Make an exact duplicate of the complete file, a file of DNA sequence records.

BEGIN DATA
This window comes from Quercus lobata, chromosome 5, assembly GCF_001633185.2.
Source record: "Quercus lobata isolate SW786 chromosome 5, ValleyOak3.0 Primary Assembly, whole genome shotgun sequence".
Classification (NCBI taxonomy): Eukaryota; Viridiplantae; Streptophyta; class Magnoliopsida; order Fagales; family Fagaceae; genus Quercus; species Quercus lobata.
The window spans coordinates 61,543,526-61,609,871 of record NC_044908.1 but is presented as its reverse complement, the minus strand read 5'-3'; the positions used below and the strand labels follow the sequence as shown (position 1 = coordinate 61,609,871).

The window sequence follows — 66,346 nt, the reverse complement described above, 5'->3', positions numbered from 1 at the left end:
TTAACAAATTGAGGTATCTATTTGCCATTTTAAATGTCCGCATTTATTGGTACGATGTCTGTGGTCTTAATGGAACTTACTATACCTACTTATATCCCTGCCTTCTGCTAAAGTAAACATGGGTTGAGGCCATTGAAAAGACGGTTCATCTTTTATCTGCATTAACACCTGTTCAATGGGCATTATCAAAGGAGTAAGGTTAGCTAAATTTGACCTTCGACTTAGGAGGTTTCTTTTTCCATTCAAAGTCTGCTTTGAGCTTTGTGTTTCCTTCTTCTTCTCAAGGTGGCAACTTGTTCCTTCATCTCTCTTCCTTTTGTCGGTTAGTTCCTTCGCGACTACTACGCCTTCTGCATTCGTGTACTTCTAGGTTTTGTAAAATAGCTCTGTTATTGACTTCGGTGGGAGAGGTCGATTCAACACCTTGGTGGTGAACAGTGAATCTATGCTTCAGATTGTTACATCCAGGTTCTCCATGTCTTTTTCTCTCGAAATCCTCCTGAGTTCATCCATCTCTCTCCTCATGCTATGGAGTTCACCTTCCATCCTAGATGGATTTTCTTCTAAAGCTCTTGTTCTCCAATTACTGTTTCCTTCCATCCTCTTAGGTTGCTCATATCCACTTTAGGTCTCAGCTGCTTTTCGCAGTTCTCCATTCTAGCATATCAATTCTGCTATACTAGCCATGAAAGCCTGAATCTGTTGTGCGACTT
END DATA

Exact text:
This window comes from Quercus lobata, chromosome 5, assembly GCF_001633185.2.
Source record: "Quercus lobata isolate SW786 chromosome 5, ValleyOak3.0 Primary Assembly, whole genome shotgun sequence".
Classification (NCBI taxonomy): Eukaryota; Viridiplantae; Streptophyta; class Magnoliopsida; order Fagales; family Fagaceae; genus Quercus; species Quercus lobata.
The window spans coordinates 61,543,526-61,609,871 of record NC_044908.1 but is presented as its reverse complement, the minus strand read 5'-3'; the positions used below and the strand labels follow the sequence as shown (position 1 = coordinate 61,609,871).

The window sequence follows — 66,346 nt, the reverse complement described above, 5'->3', positions numbered from 1 at the left end:
TTAACAAATTGAGGTATCTATTTGCCATTTTAAATGTCCGCATTTATTGGTACGATGTCTGTGGTCTTAATGGAACTTACTATACCTACTTATATCCCTGCCTTCTGCTAAAGTAAACATGGGTTGAGGCCATTGAAAAGACGGTTCATCTTTTATCTGCATTAACACCTGTTCAATGGGCATTATCAAAGGAGTAAGGTTAGCTAAATTTGACCTTCGACTTAGGAGGTTTCTTTTTCCATTCAAAGTCTGCTTTGAGCTTTGTGTTTCCTTCTTCTTCTCAAGGTGGCAACTTGTTCCTTCATCTCTCTTCCTTTTGTCGGTTAGTTCCTTCGCGACTACTACGCCTTCTGCATTCGTGTACTTCTAGGTTTTGTAAAATAGCTCTGTTATTGACTTCGGTGGGAGAGGTCGATTCAACACCTTGGTGGTGAACAGTGAATCTATGCTTCAGATTGTTACATCCAGGTTCTCCATGTCTTTTTCTCTCGAAATCCTCCTGAGTTCATCCATCTCTCTCCTCATGCTATGGAGTTCACCTTCCATCCTAGATGGATTTTCTTCTAAAGCTCTTGTTCTCCAATTACTGTTTCCTTCCATCCTCTTAGGTTGCTCATATCCACTTTAGGTCTCAGCTGCTTTTCGCAGTTCTCCATTCTAGCATATCAATTCTGCTATACTAGCCATGAAAGCCTGAATCTGTTGTGCGACTT